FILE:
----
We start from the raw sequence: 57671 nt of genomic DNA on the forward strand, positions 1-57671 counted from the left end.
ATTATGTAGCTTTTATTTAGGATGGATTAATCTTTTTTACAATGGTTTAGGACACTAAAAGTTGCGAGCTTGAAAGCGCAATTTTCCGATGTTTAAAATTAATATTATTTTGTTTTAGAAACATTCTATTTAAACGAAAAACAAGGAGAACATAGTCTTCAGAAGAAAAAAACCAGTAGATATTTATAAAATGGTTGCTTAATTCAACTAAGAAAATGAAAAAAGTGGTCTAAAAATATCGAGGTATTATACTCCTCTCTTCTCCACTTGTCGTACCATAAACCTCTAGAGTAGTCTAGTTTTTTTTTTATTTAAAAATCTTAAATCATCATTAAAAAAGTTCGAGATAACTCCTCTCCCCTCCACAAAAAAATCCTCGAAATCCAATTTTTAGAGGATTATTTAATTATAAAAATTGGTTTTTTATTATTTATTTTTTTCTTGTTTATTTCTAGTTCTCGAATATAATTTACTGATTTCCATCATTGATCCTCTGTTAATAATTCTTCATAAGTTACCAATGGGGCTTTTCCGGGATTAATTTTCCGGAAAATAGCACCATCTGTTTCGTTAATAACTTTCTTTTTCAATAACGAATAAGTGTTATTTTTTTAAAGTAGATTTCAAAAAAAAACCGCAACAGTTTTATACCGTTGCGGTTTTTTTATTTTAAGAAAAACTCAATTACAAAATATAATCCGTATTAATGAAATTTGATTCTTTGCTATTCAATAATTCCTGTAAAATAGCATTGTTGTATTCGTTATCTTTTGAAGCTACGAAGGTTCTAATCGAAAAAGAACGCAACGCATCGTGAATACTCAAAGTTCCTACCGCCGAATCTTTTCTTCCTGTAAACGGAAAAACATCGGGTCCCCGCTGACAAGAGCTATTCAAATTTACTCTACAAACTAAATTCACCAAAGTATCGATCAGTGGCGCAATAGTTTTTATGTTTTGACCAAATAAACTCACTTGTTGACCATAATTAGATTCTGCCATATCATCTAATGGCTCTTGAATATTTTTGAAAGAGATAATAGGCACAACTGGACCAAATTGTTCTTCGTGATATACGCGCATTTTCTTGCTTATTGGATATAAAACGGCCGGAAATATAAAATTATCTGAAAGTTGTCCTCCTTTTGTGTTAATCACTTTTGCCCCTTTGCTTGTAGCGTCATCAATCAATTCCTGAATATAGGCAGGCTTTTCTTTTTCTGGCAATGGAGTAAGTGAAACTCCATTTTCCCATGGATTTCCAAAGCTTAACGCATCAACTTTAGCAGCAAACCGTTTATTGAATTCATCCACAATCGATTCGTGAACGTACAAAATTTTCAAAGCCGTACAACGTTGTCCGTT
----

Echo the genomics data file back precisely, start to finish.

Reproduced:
We start from the raw sequence: 57671 nt of genomic DNA on the forward strand, positions 1-57671 counted from the left end.
ATTATGTAGCTTTTATTTAGGATGGATTAATCTTTTTTACAATGGTTTAGGACACTAAAAGTTGCGAGCTTGAAAGCGCAATTTTCCGATGTTTAAAATTAATATTATTTTGTTTTAGAAACATTCTATTTAAACGAAAAACAAGGAGAACATAGTCTTCAGAAGAAAAAAACCAGTAGATATTTATAAAATGGTTGCTTAATTCAACTAAGAAAATGAAAAAAGTGGTCTAAAAATATCGAGGTATTATACTCCTCTCTTCTCCACTTGTCGTACCATAAACCTCTAGAGTAGTCTAGTTTTTTTTTTATTTAAAAATCTTAAATCATCATTAAAAAAGTTCGAGATAACTCCTCTCCCCTCCACAAAAAAATCCTCGAAATCCAATTTTTAGAGGATTATTTAATTATAAAAATTGGTTTTTTATTATTTATTTTTTTCTTGTTTATTTCTAGTTCTCGAATATAATTTACTGATTTCCATCATTGATCCTCTGTTAATAATTCTTCATAAGTTACCAATGGGGCTTTTCCGGGATTAATTTTCCGGAAAATAGCACCATCTGTTTCGTTAATAACTTTCTTTTTCAATAACGAATAAGTGTTATTTTTTTAAAGTAGATTTCAAAAAAAAACCGCAACAGTTTTATACCGTTGCGGTTTTTTTATTTTAAGAAAAACTCAATTACAAAATATAATCCGTATTAATGAAATTTGATTCTTTGCTATTCAATAATTCCTGTAAAATAGCATTGTTGTATTCGTTATCTTTTGAAGCTACGAAGGTTCTAATCGAAAAAGAACGCAACGCATCGTGAATACTCAAAGTTCCTACCGCCGAATCTTTTCTTCCTGTAAACGGAAAAACATCGGGTCCCCGCTGACAAGAGCTATTCAAATTTACTCTACAAACTAAATTCACCAAAGTATCGATCAGTGGCGCAATAGTTTTTATGTTTTGACCAAATAAACTCACTTGTTGACCATAATTAGATTCTGCCATATCATCTAATGGCTCTTGAATATTTTTGAAAGAGATAATAGGCACAACTGGACCAAATTGTTCTTCGTGATATACGCGCATTTTCTTGCTTATTGGATATAAAACGGCCGGAAATATAAAATTATCTGAAAGTTGTCCTCCTTTTGTGTTAATCACTTTTGCCCCTTTGCTTGTAGCGTCATCAATCAATTCCTGAATATAGGCAGGCTTTTCTTTTTCTGGCAATGGAGTAAGTGAAACTCCATTTTCCCATGGATTTCCAAAGCTTAACGCATCAACTTTAGCAGCAAACCGTTTATTGAATTCATCCACAATCGATTCGTGAACGTACAAAATTTTCAAAGCCGTACAACGTTGTCCGTT